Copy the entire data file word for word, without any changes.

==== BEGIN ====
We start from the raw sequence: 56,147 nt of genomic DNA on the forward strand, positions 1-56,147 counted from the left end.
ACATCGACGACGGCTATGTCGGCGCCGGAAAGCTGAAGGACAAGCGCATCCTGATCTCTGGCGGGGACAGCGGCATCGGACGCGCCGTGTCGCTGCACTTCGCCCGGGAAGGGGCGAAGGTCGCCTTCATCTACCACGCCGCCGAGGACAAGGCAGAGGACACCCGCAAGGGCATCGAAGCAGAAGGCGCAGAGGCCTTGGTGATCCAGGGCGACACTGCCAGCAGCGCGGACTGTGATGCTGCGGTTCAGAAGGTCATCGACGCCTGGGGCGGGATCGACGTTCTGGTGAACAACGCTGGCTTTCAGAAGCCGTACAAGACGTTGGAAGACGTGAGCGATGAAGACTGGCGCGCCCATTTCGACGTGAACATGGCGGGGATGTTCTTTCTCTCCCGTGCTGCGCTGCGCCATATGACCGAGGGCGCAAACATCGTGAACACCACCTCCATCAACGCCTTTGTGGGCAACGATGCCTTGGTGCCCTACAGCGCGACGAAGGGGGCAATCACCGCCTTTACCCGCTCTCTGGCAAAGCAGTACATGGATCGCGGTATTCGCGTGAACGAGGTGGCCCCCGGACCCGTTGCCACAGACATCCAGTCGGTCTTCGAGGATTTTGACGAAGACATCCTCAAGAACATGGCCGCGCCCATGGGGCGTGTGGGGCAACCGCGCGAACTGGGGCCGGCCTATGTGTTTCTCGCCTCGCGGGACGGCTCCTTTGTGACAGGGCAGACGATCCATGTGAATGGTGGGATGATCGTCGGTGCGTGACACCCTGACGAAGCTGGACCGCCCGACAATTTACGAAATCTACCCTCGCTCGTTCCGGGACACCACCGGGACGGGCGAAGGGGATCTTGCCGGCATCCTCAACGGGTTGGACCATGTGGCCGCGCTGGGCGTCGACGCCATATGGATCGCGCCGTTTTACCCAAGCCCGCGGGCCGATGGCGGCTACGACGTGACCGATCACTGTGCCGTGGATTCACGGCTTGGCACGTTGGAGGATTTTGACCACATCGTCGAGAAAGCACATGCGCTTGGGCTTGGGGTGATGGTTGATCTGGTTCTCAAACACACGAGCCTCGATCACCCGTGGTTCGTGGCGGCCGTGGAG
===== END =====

We start from the raw sequence: 56,147 nt of genomic DNA on the forward strand, positions 1-56,147 counted from the left end.
ACATCGACGACGGCTATGTCGGCGCCGGAAAGCTGAAGGACAAGCGCATCCTGATCTCTGGCGGGGACAGCGGCATCGGACGCGCCGTGTCGCTGCACTTCGCCCGGGAAGGGGCGAAGGTCGCCTTCATCTACCACGCCGCCGAGGACAAGGCAGAGGACACCCGCAAGGGCATCGAAGCAGAAGGCGCAGAGGCCTTGGTGATCCAGGGCGACACTGCCAGCAGCGCGGACTGTGATGCTGCGGTTCAGAAGGTCATCGACGCCTGGGGCGGGATCGACGTTCTGGTGAACAACGCTGGCTTTCAGAAGCCGTACAAGACGTTGGAAGACGTGAGCGATGAAGACTGGCGCGCCCATTTCGACGTGAACATGGCGGGGATGTTCTTTCTCTCCCGTGCTGCGCTGCGCCATATGACCGAGGGCGCAAACATCGTGAACACCACCTCCATCAACGCCTTTGTGGGCAACGATGCCTTGGTGCCCTACAGCGCGACGAAGGGGGCAATCACCGCCTTTACCCGCTCTCTGGCAAAGCAGTACATGGATCGCGGTATTCGCGTGAACGAGGTGGCCCCCGGACCCGTTGCCACAGACATCCAGTCGGTCTTCGAGGATTTTGACGAAGACATCCTCAAGAACATGGCCGCGCCCATGGGGCGTGTGGGGCAACCGCGCGAACTGGGGCCGGCCTATGTGTTTCTCGCCTCGCGGGACGGCTCCTTTGTGACAGGGCAGACGATCCATGTGAATGGTGGGATGATCGTCGGTGCGTGACACCCTGACGAAGCTGGACCGCCCGACAATTTACGAAATCTACCCTCGCTCGTTCCGGGACACCACCGGGACGGGCGAAGGGGATCTTGCCGGCATCCTCAACGGGTTGGACCATGTGGCCGCGCTGGGCGTCGACGCCATATGGATCGCGCCGTTTTACCCAAGCCCGCGGGCCGATGGCGGCTACGACGTGACCGATCACTGTGCCGTGGATTCACGGCTTGGCACGTTGGAGGATTTTGACCACATCGTCGAGAAAGCACATGCGCTTGGGCTTGGGGTGATGGTTGATCTGGTTCTCAAACACACGAGCCTCGATCACCCGTGGTTCGTGGCGGCCGTGGAG